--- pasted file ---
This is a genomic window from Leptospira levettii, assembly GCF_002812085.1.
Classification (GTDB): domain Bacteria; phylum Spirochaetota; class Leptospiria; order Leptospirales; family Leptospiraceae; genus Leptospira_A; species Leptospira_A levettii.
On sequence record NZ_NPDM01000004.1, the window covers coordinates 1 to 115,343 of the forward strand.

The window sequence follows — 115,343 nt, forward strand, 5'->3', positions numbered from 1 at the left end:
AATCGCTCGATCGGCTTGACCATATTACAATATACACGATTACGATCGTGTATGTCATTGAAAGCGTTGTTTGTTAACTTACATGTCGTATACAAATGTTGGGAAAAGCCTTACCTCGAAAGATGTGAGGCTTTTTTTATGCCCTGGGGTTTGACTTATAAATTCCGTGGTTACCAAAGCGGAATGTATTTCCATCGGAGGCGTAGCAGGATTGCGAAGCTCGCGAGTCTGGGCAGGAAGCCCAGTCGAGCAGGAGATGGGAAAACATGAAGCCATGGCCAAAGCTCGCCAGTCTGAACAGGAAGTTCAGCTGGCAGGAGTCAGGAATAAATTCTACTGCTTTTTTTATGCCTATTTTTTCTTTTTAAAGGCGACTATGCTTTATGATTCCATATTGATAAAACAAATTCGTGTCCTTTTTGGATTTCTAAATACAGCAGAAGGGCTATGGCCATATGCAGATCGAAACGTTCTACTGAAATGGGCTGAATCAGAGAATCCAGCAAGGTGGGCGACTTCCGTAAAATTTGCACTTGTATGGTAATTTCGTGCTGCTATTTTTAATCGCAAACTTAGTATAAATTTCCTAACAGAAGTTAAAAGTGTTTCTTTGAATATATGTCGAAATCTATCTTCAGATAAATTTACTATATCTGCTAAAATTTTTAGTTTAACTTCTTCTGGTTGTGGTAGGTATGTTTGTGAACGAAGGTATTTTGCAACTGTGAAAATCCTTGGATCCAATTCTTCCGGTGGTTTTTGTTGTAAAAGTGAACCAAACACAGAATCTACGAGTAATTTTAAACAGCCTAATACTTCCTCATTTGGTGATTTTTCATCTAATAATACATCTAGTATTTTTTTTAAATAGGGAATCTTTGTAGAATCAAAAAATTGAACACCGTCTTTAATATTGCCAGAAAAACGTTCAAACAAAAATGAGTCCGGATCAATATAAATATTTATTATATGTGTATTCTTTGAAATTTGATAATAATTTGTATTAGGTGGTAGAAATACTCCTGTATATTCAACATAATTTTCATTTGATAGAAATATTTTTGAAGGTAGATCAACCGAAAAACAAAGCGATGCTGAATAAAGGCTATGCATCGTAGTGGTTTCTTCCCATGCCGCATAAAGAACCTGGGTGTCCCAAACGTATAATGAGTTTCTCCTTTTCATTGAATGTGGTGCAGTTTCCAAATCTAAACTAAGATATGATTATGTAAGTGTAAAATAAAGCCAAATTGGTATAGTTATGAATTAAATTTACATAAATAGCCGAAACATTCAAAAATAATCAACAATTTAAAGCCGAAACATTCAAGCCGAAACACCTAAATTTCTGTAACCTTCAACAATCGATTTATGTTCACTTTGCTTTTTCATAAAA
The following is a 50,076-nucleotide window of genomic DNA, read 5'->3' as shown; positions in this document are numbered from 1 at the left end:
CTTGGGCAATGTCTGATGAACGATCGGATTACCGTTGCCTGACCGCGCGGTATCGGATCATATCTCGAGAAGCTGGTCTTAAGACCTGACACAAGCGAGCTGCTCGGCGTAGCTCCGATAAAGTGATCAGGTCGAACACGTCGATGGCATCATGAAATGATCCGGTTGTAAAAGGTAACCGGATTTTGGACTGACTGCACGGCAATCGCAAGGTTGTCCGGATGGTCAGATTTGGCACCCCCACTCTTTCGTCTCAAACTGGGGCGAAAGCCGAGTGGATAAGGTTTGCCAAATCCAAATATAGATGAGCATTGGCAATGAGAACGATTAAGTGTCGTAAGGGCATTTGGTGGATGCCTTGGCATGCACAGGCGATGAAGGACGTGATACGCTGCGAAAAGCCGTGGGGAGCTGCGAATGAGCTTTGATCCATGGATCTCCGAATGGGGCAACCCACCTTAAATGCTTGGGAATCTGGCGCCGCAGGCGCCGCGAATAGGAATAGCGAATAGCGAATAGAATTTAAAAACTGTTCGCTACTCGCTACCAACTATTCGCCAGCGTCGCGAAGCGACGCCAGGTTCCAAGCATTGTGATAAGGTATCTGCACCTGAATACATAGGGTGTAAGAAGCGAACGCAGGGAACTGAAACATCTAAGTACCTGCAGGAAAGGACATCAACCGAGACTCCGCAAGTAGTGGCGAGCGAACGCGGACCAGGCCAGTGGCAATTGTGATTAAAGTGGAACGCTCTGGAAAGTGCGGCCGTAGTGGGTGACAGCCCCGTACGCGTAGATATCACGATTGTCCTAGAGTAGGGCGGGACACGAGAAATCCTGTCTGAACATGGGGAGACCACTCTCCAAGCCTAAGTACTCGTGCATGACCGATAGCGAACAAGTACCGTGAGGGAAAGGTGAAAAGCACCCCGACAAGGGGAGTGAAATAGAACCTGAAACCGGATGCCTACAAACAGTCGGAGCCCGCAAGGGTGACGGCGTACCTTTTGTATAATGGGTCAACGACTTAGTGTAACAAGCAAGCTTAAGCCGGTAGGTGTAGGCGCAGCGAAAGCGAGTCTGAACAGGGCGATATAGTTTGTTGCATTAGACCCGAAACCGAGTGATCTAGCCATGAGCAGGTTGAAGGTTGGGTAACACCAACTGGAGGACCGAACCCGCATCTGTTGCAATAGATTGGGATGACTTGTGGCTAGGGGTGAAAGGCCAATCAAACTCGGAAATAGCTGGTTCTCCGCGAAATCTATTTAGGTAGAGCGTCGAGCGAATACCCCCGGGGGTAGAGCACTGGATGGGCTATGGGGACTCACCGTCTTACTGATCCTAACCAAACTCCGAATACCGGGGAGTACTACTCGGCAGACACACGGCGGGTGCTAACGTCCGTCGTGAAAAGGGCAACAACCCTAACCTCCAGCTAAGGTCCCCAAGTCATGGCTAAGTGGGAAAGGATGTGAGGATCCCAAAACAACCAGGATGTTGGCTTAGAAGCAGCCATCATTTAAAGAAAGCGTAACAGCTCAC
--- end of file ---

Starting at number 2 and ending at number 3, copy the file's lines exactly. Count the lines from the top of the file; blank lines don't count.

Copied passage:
Classification (GTDB): domain Bacteria; phylum Spirochaetota; class Leptospiria; order Leptospirales; family Leptospiraceae; genus Leptospira_A; species Leptospira_A levettii.
On sequence record NZ_NPDM01000004.1, the window covers coordinates 1 to 115,343 of the forward strand.